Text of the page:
Analysis of Act Three
Jim, who has compromised on his own ideals to make money for his family, says of Chris, who has driven off in disgust after finding out about Joe’s crime: “He’ll come back … These private little revolutions always die. The compromise is always made.” This may be seen as cynical or realistic, depending on one’s viewpoint. Jim continues: “Frank is right – every man does have a star. The star of one’s honesty. And you spend your life groping for it, but once it’s out it never lights again. I don’t think he went very far. He probably just wanted to be alone to watch his star go out.” Chris has been taking a salary for years from the family business, in spite of his realization that the money is tainted with the blood of twenty-one dead airmen, and if Jim is right, he will go on taking one.
Kate knows that Joe’s excuse that he committed the crime for the sake of making money for his family will not impress Chris, as is seen in the following exchange:
Kate: There’s something bigger than the family to him.
Joe: Nothin’ is bigger!
Kate: There is to him.
The two sets of values that are opposed in the play, self-interest versus social responsibility, have collided in the characters of Chris and Joe. Joe felt he had no option but to continue production at his factory rather than risk being shut down: he was thinking of his own interest, which centers on his own immediate family. Chris, on the other hand, wants to do what is right for humanity in general. His vision is wider than Joe’s.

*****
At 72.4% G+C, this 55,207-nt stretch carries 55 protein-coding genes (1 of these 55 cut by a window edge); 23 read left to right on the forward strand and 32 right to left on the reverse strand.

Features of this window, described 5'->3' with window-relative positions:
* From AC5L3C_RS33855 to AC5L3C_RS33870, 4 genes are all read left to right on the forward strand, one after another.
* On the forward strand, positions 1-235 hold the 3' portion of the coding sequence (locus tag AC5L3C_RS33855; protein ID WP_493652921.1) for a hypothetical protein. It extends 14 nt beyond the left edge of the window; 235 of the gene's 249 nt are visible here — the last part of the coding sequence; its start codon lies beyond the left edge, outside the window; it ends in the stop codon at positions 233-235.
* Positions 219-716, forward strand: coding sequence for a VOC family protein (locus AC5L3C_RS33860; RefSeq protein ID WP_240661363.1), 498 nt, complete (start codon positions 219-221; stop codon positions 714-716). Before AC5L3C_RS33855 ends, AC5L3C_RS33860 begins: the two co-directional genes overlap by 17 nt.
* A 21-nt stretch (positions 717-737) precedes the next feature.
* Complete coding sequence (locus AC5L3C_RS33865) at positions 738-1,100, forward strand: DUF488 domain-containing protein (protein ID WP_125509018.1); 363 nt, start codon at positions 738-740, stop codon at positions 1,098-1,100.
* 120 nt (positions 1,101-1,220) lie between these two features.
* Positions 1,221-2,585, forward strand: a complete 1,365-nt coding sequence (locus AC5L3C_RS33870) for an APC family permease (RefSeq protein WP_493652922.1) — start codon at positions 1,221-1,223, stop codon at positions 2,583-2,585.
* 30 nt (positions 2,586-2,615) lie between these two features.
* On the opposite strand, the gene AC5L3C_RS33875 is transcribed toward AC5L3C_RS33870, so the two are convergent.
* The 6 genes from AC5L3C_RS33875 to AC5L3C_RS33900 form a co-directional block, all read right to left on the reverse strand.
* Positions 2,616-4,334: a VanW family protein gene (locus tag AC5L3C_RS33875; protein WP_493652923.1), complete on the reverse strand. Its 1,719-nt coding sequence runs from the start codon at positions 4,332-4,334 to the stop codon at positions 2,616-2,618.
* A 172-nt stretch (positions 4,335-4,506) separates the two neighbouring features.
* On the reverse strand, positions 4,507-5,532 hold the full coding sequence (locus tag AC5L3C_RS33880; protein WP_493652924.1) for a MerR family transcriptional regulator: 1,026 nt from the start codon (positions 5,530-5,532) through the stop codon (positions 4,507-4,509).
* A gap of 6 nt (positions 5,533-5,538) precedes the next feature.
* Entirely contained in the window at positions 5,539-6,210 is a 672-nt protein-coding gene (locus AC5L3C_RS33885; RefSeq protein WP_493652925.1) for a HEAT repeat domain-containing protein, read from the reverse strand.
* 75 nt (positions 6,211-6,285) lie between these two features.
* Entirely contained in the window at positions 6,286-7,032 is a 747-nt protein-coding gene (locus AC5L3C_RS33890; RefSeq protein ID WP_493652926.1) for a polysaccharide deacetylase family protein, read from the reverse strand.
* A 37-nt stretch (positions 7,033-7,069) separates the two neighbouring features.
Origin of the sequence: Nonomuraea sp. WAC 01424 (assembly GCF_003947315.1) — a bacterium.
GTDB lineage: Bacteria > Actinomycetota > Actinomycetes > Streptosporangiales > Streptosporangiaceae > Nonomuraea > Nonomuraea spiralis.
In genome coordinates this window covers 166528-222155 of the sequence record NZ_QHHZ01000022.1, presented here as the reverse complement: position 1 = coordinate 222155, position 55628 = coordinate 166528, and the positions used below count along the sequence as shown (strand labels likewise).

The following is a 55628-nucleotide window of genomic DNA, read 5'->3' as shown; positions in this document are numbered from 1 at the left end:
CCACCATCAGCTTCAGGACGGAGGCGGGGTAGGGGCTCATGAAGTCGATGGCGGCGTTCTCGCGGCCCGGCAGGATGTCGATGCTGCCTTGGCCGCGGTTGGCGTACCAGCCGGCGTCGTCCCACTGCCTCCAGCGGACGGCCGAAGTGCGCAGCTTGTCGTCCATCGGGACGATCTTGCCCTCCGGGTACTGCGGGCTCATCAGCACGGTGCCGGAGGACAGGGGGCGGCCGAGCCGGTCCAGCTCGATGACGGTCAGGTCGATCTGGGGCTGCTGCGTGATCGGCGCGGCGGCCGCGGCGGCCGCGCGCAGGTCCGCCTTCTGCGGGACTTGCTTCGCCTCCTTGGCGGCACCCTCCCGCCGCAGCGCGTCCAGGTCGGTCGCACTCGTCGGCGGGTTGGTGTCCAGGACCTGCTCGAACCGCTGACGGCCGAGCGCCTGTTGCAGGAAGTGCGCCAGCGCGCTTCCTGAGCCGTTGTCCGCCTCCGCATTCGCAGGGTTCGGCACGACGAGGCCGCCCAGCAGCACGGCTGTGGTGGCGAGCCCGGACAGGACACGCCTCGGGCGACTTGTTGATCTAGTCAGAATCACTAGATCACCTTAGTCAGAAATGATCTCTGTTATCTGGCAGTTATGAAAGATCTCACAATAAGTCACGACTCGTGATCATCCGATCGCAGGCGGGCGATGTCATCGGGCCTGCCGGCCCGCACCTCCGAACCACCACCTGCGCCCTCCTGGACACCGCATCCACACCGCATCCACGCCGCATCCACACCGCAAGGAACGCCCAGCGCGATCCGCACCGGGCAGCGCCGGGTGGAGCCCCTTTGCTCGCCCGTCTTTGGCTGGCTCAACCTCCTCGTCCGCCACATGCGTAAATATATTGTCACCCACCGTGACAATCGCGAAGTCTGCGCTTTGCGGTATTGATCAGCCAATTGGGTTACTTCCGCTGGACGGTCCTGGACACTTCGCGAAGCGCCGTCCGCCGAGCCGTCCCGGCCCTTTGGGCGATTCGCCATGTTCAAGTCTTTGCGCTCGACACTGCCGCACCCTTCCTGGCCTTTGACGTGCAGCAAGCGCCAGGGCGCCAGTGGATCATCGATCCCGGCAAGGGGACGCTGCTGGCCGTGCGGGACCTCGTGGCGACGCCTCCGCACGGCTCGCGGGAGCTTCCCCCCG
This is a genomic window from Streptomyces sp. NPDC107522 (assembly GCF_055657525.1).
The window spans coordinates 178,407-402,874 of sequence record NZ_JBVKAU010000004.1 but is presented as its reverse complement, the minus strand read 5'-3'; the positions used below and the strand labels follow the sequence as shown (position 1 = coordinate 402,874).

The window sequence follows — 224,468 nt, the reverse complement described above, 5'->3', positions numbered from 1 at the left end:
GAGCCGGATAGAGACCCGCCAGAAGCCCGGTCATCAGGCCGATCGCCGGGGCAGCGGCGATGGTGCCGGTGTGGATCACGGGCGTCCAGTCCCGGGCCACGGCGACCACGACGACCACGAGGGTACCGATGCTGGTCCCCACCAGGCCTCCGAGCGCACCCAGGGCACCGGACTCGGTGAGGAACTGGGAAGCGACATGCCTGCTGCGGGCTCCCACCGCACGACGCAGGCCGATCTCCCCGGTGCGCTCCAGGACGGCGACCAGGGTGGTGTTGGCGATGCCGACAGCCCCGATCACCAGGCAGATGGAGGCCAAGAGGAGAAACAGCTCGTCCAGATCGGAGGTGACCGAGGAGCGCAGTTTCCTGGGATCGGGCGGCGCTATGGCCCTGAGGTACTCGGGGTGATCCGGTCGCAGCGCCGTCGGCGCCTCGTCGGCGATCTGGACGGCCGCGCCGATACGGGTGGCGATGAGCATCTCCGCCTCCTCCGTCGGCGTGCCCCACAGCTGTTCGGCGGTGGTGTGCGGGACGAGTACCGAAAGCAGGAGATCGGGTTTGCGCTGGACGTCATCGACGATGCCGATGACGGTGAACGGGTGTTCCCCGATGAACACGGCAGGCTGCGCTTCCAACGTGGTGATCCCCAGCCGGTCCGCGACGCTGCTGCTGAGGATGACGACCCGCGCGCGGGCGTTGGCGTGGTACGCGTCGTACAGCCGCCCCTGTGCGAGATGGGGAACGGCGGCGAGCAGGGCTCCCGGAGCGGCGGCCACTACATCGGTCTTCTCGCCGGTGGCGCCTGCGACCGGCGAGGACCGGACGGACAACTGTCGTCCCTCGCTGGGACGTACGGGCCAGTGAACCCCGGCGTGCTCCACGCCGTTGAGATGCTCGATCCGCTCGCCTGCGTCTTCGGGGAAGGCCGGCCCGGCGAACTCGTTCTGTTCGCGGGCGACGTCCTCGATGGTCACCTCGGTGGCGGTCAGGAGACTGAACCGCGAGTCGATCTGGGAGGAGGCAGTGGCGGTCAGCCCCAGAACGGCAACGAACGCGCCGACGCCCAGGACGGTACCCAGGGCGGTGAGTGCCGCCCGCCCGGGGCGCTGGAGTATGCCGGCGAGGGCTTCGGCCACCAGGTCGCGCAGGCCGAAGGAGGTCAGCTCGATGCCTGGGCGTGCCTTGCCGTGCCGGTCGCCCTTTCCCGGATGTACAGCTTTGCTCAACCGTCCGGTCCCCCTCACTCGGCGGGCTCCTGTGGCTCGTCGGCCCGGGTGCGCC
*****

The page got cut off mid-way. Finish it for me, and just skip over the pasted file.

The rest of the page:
There is irony in Joe’s comparison of Chris with Larry. Joe implies that Larry was the one with the business head and would not have condemned his action regarding the faulty parts, whereas Chris is hopelessly idealistic. But it later transpires that Larry killed himself because he could not live with the knowledge of what his father had done. It also transpires that Chris suspected his father’s guilt all along, but did not confront him. Thus Larry turns out to be the more idealistic son, and Chris the more pragmatic son who compromises his ideals.
Joe’s suicide is a necessary atonement for Larry’s suicide, which Joe’s actions caused, as well as for the deaths of all the other airmen, which resulted from his crime. It has taken the revelation that Joe is responsible for the death of his own son, Larry, to make him realize that he has a wider responsibility beyond the confines of his immediate family. The twenty-one airmen, along with all young men in the world, are all his sons.
Joe’s death does not, however, restore a sense of rightness to the world at the end of the play. The curtain falls on Chris, tortured by guilt as he apologizes to his mother for Joe’s death. The shadow of this event is likely to haunt the marriage between Chris and Ann, if it takes place. Joe’s death can be seen as a tragedy on the personal level, but also as the final sacrifice on the altar of capitalism and the American Dream.